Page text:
Past Issues

July 05, 2010

Taking the Leap to Freelancing or Self-Employment

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Taking the Leap to Self-Employment

By Phyllis Korkki, The New York Times

SITTING in their cubicles, rolling their eyes over the latest bureaucratic slowdown or marveling at the near incompetence of higher-ups, some employees are thinking:

If only I were my own boss, I wouldn't have these problems.

No, they wouldn't. They'd have a host of different problems. Still, some people make the leap to self-employment and find it was worth the risk when prepared for properly.

How can a salaried employee with some savings tell if the idea of becoming self-employed is a viable option and not just an escape fantasy? And how can a recently laid-off employee with some severance pay determine whether this is the right time to pursue her dream of being an entrepreneur?

Is self-employment a viable option? Things to consider:

First, you must be motivated to sell a specific product or service that you have found to be marketable. And your business idea should be based on expertise that you already have, said Susan Urquhart-Brown, author of "The Accidental Entrepreneur" and a career coach. Learning how to run a business is challenging enough without also learning a new skill from scratch, she said.

Some soon-to-be entrepreneurs come up with a solution to a business problem and find their current company is unwilling to pursue it, said William A. Sahlman, a professor of business administration at Harvard Business School with a focus on entrepreneurship.

"There's a mismatch between what they're passionate about and feel ought to be done and what the current company is prepared to support," he said.

Motivation, drive, passion ...

These words are often used in connection with entrepreneurs. "They need to be passionate about what they do because that will carry them through the tough times," Ms. Urquhart-Brown said.

As an entrepreneur you also need to be an excellent multi-tasker, because you're in charge of your own marketing, payroll, administrative work, taxes and health insurance.

At first, the actual business may be secondary because you will need to devote most of your time to setting up and marketing. If you cringe at the idea of selling yourself, vow to hire someone for that task.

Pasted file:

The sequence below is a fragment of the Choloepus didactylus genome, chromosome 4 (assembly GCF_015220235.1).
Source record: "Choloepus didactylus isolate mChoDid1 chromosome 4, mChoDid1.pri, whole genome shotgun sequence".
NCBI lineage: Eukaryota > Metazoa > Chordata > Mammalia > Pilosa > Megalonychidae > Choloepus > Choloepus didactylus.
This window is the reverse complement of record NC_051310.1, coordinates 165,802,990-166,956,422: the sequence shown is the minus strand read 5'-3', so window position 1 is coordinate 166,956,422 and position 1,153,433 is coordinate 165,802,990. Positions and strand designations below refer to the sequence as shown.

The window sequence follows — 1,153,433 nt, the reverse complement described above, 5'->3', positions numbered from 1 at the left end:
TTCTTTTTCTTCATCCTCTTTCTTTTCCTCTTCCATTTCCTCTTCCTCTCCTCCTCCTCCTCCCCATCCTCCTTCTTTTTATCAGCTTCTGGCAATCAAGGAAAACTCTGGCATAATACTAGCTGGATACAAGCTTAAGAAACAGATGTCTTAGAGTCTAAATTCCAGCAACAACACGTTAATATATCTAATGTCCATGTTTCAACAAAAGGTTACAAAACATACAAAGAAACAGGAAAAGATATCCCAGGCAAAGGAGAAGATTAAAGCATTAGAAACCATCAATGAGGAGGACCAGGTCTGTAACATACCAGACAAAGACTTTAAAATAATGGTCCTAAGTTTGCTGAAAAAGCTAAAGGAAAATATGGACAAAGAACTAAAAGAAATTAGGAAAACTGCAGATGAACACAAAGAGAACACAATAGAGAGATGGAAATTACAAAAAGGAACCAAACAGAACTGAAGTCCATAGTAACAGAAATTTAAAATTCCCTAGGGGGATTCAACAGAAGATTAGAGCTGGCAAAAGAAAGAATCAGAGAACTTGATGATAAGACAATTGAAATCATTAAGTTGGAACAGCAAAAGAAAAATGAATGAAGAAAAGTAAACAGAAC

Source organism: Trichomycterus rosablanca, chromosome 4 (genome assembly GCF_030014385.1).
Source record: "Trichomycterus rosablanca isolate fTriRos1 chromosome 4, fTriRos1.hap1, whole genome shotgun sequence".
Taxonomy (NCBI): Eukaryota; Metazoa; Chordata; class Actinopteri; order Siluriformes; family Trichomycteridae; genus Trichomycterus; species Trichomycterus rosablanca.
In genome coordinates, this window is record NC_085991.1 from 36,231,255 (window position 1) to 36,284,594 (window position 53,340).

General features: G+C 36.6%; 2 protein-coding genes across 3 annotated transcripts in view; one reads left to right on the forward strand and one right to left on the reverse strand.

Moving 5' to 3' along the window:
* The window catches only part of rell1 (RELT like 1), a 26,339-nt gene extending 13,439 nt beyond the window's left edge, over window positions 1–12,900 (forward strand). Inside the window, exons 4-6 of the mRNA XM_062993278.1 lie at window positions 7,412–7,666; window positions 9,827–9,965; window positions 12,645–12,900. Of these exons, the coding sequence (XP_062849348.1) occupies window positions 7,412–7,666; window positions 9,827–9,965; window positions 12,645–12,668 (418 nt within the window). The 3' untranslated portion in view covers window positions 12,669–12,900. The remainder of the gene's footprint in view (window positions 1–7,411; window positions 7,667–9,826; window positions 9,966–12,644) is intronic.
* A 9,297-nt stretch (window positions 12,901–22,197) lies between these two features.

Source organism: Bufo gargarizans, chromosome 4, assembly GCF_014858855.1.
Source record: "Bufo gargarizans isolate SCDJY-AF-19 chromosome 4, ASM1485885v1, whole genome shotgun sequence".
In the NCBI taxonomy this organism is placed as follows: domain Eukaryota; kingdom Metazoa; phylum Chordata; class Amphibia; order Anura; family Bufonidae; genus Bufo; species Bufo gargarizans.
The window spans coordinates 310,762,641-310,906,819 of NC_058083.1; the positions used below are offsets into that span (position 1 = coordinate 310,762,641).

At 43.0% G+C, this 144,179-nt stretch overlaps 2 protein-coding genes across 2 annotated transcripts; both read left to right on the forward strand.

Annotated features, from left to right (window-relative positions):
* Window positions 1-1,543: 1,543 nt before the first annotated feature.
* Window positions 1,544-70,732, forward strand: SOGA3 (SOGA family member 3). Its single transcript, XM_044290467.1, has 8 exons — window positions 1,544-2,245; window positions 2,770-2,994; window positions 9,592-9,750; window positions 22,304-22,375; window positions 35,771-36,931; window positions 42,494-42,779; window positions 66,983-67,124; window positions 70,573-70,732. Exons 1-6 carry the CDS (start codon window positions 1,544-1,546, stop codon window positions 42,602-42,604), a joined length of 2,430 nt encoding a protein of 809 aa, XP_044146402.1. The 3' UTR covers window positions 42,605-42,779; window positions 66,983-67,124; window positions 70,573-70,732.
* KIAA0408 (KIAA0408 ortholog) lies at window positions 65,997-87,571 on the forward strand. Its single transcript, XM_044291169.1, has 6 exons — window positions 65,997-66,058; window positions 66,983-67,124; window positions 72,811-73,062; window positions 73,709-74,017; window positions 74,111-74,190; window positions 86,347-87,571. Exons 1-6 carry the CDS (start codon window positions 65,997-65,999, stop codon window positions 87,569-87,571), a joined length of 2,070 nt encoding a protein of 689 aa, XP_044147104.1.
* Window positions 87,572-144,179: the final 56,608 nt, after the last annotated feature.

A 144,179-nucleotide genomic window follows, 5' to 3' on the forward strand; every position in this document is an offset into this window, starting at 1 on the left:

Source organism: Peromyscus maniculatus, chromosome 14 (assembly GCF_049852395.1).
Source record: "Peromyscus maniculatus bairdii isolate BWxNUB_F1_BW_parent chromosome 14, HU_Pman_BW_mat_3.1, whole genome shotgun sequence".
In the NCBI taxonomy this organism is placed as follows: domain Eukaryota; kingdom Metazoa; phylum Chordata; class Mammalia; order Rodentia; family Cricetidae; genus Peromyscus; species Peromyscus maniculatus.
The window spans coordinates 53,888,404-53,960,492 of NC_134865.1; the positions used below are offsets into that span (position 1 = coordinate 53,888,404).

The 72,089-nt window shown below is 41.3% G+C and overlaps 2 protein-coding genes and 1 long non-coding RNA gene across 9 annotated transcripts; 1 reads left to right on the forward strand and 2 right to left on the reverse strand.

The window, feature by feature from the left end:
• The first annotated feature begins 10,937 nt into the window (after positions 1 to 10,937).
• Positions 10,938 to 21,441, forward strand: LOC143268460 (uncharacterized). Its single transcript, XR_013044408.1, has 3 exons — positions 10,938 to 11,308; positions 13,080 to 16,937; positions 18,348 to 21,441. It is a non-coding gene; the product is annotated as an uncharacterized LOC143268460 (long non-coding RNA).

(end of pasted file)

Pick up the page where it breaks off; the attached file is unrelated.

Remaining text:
At the beginning, expect to devote long hours to your enterprise. And those hours, though more flexible, can be unpredictable. People who prefer a fixed structure may be better off as salaried employees. Entrepreneurs prefer a more fluid work environment. They actually thrive on the stress of uncertainty and the adrenaline rush it gives them.

Make sure to be networking and connecting regularly

In addition to structure and predictability, a workplace offers a built-in sense of community, which can be hugely important to happiness. One of the biggest problems faced by the self-employed is loneliness. So always make sure to connect regularly -- either online or in person -- with business people, clients and others in your industry.

These days fewer businesses are offering comprehensive benefits, which can tip the scale toward self-employment, said Sara Horowitz, executive director of the Freelancers Union. Her group, which has 140,000 members, offers five levels of health insurance to self-employed people in a range of industries.

Even in the face of failure, most entrepreneurs are not willing to give up. "Once an entrepreneur has a taste having more control over their lives and careers, they almost never go back to the daily grind.

If you're looking for a change and would like to break free from the rat race, it may be time re-evaluate your career and consider self-employment, freelancing and/or entrepreneurship!

Best of luck to you!

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